Charles Darwin's On the Origin of Species: A Graphic Adaptation
A stunning graphic adaptation of one of the most famous, contested, and important books of all time.
Few books have been as controversial or as historically significant as Charles Darwin's On the Origin of Species by Means of Natural Selection, or the Preservation of Favored Races in the Struggle for Life. Since the moment it was released on November 24, 1859, Darwin's masterwork has been heralded for changing the course of science and condemned for its implied challenges to religion.
In Charles Darwin's On the Origin of Species, author Michael Keller and illustrator Nicolle Rager Fuller introduce a new generation of readers to the original text. Including sections about his pioneering research, the book's initial public reception, his correspondence with other leading scientists, as well as the most recent breakthroughs in evolutionary theory, this riveting, beautifully rendered adaptation breathes new life into Darwin's seminal and still polarizing work.
Nominated for two Eisner Awards
- Best adaptation from another work
- Best painter/ multimedia artist [interior art]
Hear the NPR Science Friday Interview with author Michael Keller.
Two Graphic Novels Explain Science, Colorfully
Moving beyond traditional superheroes, two new graphic novels recount the epic tales of scientists and the research that made them famous. Ira Flatow talks with authors Michael Keller and Apostolos Doxiadis about their graphic novels on natural selection and logic.
Please Forward: How Blogging Reconnected New Orleans After Katrina
Cynthia Joyce, Editor. Michael Keller et al., Contributor.
Much of the story of Hurricane Katrina lived on the internet as the city reconnected during its diaspora. When Cynthia Joyce went looking for one vital account for a course she was teaching, she found the site down and the piece forgotten. This inspired her search for the works that became Please Forward: How Blogging Reconnected New Orleans After Katrina. Some of the writing included is famous and easily obtainable; a good percentage of the work is currently unavailable due to aging servers and broken links.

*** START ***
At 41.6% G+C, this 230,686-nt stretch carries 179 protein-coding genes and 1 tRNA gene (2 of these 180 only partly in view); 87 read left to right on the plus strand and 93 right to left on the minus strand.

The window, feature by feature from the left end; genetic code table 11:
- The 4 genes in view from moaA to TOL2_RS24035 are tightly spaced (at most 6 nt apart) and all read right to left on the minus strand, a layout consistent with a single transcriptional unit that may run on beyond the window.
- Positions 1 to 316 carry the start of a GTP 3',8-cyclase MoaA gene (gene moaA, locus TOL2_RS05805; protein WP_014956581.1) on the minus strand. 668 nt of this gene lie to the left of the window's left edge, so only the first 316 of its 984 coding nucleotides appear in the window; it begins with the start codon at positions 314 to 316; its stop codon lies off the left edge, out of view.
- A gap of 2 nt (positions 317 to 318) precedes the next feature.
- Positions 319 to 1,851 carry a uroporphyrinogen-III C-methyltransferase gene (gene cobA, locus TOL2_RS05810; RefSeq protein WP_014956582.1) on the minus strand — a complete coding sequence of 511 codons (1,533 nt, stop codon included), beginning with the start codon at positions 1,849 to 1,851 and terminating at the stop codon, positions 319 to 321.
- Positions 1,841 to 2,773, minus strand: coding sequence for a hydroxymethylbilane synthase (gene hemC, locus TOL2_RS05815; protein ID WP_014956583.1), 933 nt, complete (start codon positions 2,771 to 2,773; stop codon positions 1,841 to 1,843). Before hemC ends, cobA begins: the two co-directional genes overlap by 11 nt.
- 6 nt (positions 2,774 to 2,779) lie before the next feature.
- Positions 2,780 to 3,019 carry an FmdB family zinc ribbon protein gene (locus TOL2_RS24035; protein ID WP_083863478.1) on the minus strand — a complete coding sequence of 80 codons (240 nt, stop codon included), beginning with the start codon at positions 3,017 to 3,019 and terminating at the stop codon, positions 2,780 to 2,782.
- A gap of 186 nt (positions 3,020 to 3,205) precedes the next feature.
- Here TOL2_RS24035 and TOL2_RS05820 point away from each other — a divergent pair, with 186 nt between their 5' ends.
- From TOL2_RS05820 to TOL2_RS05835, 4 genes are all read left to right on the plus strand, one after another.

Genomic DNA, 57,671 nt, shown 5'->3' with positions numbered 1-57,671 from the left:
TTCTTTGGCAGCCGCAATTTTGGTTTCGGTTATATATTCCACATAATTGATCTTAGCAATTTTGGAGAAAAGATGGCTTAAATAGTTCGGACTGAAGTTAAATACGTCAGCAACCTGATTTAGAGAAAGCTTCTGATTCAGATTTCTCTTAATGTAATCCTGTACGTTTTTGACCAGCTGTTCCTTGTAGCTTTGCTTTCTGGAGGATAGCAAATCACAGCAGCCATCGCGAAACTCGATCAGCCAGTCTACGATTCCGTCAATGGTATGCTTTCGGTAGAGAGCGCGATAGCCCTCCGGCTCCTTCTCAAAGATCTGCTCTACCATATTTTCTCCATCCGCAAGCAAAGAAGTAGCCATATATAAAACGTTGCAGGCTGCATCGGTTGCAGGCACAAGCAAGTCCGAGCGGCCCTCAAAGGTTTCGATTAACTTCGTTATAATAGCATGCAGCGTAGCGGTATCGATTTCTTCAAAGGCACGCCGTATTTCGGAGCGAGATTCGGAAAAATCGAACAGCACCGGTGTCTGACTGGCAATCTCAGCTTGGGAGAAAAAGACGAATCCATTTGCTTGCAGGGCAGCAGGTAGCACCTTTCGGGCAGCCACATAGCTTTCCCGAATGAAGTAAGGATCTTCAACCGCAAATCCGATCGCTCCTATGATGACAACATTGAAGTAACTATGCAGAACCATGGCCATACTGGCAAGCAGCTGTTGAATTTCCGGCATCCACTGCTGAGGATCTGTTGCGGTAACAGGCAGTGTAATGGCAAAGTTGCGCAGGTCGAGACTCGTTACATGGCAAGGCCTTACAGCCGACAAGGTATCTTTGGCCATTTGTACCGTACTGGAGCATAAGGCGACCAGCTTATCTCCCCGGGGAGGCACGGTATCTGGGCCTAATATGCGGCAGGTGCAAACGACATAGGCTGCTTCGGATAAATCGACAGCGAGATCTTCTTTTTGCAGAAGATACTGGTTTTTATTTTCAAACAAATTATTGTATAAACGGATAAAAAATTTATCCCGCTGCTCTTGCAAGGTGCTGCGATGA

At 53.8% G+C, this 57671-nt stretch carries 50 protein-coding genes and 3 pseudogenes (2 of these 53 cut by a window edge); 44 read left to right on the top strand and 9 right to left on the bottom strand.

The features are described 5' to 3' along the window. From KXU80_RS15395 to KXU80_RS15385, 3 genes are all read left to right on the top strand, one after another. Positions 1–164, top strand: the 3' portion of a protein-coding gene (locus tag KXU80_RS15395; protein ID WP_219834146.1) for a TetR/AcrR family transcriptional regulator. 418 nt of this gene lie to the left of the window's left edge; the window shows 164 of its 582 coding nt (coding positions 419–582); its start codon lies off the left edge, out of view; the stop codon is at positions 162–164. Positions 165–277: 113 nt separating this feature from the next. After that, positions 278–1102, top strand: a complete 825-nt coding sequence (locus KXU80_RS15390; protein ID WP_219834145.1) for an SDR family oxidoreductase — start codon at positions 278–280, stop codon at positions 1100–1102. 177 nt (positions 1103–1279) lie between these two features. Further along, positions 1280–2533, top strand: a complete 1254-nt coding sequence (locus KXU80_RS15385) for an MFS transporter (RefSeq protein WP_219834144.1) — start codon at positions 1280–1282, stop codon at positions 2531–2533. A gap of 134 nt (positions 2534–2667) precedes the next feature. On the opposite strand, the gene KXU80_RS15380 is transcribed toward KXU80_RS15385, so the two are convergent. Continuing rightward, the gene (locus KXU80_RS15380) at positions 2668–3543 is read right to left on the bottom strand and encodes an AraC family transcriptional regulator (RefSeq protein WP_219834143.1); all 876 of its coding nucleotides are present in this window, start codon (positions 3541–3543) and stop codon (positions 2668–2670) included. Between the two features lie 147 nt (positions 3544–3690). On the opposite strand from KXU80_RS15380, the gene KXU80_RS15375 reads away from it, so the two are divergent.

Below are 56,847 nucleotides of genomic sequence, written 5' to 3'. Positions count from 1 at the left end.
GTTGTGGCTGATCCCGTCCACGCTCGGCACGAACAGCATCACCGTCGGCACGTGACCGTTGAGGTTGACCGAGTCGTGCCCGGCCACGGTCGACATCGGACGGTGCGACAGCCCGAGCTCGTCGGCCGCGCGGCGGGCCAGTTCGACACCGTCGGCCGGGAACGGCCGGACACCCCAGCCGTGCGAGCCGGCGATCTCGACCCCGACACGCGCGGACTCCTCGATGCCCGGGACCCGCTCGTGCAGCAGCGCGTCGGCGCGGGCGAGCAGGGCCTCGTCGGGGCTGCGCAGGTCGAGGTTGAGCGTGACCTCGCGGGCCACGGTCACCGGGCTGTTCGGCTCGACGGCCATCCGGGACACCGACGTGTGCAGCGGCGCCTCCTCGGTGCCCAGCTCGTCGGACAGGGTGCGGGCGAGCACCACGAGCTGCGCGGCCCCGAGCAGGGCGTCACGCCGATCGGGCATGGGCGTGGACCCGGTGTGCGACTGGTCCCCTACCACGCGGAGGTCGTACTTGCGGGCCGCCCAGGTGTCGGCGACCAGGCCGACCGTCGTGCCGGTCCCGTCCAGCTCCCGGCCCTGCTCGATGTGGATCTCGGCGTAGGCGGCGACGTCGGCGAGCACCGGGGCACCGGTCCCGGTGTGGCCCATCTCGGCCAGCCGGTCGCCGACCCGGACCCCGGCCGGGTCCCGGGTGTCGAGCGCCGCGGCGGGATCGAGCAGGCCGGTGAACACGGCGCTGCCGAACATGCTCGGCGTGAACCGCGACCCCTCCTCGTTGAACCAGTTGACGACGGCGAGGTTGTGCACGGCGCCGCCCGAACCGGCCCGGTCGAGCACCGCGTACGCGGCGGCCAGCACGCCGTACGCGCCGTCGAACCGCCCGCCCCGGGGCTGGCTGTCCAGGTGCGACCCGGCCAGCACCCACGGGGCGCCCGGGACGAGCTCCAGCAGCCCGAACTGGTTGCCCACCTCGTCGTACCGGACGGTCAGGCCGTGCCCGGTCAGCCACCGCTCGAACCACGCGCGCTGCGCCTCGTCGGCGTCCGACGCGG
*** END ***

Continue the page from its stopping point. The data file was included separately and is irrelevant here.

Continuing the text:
The Graphic Canon, Vol. 2: From "Kubla Khan" to the Bronte Sisters to The Picture of Dorian Gray
Russ Kick, Editor. Michael Keller et al., Contributor.
The Graphic Canon, Volume 2 gives us a visual cornucopia based on the wealth of literature from the 1800s. Several artists—including Maxon Crumb and Gris Grimly—present their versions of Edgar Allan Poe’s visions. The great American novel Huckleberry Finn is adapted uncensored for the first time, as Twain wrote it. The bad boys of Romanticism—Shelley, Keats, and Byron—are visualized here, and so are the Brontë sisters. We see both of Coleridge’s most famous poems: “Kubla Khan” and “The Rime of the Ancient Mariner” (the latter by British comics legend Hunt Emerson). Philosophy and science are ably represented by ink versions of Nietzsche’sThus Spake Zarathustra and Darwin’s On the Origin of Species.
The Political Handbook of the World: 2008-2012 editions
Tom Lansford, Editor. Michael Keller et al., Contributor.